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How about some respect for a moderate Muslim?

How about some respect for a moderate Muslim?
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First Published: Tue, Dec 23 2008. 11 41 PM IST
Updated: Tue, Dec 23 2008. 11 41 PM IST
If Santa Claus were ever to pay me a visit and grant me a wish, I would reply with one word: respect.
I would wish that society at large would show some respect towards me and my faith. I am judged negatively whenever someone of my faith is accused of committing a crime. I am viewed as an enemy within, a home-grown fanatic whom everyone should guard against.
I am harassed at the boarding gate when I leave the country, as if I was going to an Al Qaeda convention. I am also bullied by the customs and immigration officers when I come back home, as if I don’t belong here.
I am pulled aside for extra inspections, as if I was carrying instructions on making weapons of mass destruction. I am told repeatedly to tell the real truth about what I am bringing with me that I have not declared.
When a crime occurs where a Muslim is the primary suspect, I am asked to issue a statement in the strongest possible terms against terrorism and to dissociate myself from the crime. Whatever language I use in my denunciation, I am told is not enough and I must do more.
On the day after the crime, the headline reads: “Moderate Muslims Fail To Speak Up”, even though I have spoken and have condemned the crime.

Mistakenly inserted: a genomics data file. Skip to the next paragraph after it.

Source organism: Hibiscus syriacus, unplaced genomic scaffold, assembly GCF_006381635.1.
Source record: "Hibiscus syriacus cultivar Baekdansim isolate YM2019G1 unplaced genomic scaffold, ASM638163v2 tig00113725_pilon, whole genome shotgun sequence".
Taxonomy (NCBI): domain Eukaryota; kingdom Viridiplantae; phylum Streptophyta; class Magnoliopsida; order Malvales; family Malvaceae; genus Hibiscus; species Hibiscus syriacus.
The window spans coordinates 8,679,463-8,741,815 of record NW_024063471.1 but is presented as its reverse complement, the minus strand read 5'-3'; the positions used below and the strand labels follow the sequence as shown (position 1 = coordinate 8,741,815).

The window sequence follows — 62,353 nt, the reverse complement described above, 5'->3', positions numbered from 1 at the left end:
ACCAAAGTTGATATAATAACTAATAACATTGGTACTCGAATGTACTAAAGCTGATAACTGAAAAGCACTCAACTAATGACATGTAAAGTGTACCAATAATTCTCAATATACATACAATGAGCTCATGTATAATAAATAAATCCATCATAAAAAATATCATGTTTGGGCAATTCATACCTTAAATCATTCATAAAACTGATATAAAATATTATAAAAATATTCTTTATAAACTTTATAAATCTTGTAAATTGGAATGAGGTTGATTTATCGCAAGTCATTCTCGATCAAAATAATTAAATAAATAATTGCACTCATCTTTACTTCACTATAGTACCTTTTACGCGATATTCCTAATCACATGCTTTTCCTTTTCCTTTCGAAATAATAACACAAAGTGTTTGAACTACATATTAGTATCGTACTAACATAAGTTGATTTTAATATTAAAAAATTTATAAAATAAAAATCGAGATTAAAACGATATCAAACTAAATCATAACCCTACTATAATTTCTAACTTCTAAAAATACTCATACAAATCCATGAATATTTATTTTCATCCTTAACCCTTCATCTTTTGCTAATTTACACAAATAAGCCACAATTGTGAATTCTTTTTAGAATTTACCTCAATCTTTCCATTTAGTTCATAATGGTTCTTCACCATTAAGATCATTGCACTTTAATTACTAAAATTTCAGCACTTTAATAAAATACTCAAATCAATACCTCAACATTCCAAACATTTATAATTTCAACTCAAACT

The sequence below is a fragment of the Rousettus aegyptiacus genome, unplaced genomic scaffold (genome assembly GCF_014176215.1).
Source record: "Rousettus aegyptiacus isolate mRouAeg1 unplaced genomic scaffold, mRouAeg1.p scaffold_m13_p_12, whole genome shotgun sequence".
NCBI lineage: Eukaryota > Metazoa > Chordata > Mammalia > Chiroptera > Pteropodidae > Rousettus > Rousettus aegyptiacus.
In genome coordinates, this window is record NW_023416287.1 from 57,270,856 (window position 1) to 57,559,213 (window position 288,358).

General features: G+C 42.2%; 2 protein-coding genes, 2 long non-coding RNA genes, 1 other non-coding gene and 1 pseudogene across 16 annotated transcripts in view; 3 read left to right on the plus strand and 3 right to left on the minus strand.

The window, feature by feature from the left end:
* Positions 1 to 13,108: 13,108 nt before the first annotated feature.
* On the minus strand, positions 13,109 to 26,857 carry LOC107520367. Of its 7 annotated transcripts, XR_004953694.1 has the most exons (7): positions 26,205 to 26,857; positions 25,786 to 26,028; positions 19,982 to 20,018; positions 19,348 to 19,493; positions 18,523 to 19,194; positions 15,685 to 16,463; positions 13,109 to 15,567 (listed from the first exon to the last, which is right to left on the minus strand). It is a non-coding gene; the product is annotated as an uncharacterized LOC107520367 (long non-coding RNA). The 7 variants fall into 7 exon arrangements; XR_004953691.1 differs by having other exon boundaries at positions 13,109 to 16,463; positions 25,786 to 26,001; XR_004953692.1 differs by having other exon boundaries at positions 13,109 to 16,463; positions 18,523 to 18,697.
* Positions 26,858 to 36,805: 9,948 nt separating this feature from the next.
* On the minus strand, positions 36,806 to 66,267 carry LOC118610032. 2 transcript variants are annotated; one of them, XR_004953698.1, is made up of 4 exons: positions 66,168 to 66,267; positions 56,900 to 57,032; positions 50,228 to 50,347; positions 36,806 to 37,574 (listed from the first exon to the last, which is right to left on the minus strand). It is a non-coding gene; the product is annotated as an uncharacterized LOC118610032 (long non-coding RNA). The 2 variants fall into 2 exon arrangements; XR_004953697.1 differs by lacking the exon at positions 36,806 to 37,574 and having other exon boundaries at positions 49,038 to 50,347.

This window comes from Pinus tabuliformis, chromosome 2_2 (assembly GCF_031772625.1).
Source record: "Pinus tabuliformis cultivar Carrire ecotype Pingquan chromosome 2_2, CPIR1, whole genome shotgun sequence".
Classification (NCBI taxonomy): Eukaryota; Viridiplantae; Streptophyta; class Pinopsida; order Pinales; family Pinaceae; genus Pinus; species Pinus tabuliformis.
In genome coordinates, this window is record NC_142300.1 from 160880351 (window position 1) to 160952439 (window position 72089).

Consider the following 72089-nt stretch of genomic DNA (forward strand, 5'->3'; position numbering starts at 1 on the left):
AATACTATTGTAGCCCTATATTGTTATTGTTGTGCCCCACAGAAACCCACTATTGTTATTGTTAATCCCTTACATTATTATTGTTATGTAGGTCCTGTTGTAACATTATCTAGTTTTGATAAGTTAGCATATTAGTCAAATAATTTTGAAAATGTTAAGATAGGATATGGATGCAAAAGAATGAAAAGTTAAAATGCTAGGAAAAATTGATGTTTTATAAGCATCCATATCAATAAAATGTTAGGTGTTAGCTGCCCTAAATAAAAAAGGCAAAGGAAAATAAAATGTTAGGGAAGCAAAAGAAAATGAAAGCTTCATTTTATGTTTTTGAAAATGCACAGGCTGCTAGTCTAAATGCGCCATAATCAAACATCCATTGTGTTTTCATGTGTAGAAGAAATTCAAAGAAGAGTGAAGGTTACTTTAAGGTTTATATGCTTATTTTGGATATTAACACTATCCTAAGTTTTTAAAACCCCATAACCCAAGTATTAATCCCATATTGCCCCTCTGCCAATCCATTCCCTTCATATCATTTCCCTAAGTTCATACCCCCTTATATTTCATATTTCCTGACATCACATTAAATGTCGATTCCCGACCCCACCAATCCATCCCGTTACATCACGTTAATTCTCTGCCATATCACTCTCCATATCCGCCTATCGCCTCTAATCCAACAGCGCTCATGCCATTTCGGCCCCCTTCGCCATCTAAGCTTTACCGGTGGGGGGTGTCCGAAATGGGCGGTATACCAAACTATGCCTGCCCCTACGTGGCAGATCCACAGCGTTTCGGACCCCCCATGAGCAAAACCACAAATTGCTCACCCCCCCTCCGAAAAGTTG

When I try to access my own money, the bank teller reminds me of the seriousness of money laundering. A bank supervisor recently alleged that my signature did not match the signature they had in my file. I emptied my wallet and showed all my identifications, to no avail.
Although I have lived in Canada for more than a decade and have been working hard to pay taxes and make ends meet, I am still viewed as a foreigner who belongs somewhere else.
A colleague at the airport where I work asked me recently, “Why did you choose Canada, a Christian country, and did not go to your own people instead?”
Another co-worker said the other day that she cannot tolerate seeing Muslim women covering up. “I feel the urge to remove the piece of rag by force,” she said. “Why in the world would she hide her beauty?”
Another airline employee suggested that we should stop Muslim women from entering the country if they choose to wear the hijab (head cover).
I cried like a child when a friend said that the only way the world can solve the problem of terrorism is to nuke the Muslim world. Only then will the planet live in real peace, he said.
It is deeply troubling to see how Muslims are treated in society. While I was having dinner at work, my colleagues next to me were discussing the shooting death right after the 11 September tragedy of a Sikh man in the US who was thought to be a Muslim.
One of the people involved in the conversation blamed the murderer for not doing his homework in making sure that the person he was targeting was a real Muslim. The people in the cafeteria did not find the statement troubling and they all laughed approvingly.
We are reminded—again and again—that freedom of expression has limits. But when the same freedom involves the dehumanization of Muslims, it has no limit.
I don’t think I am asking too much if I expect some respect from my fellow countrymen.
I might have some lunatics in my midst but who doesn’t? If Christians are not held responsible for the death and destruction their co-religionist George W. Bush caused in Iraq, why should I be held responsible for the acts of a few mad men who might create mayhem in the name of my faith?
©2008/the new york times
Abubakar N. Kasim is a freelance writer based in Toronto.
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First Published: Tue, Dec 23 2008. 11 41 PM IST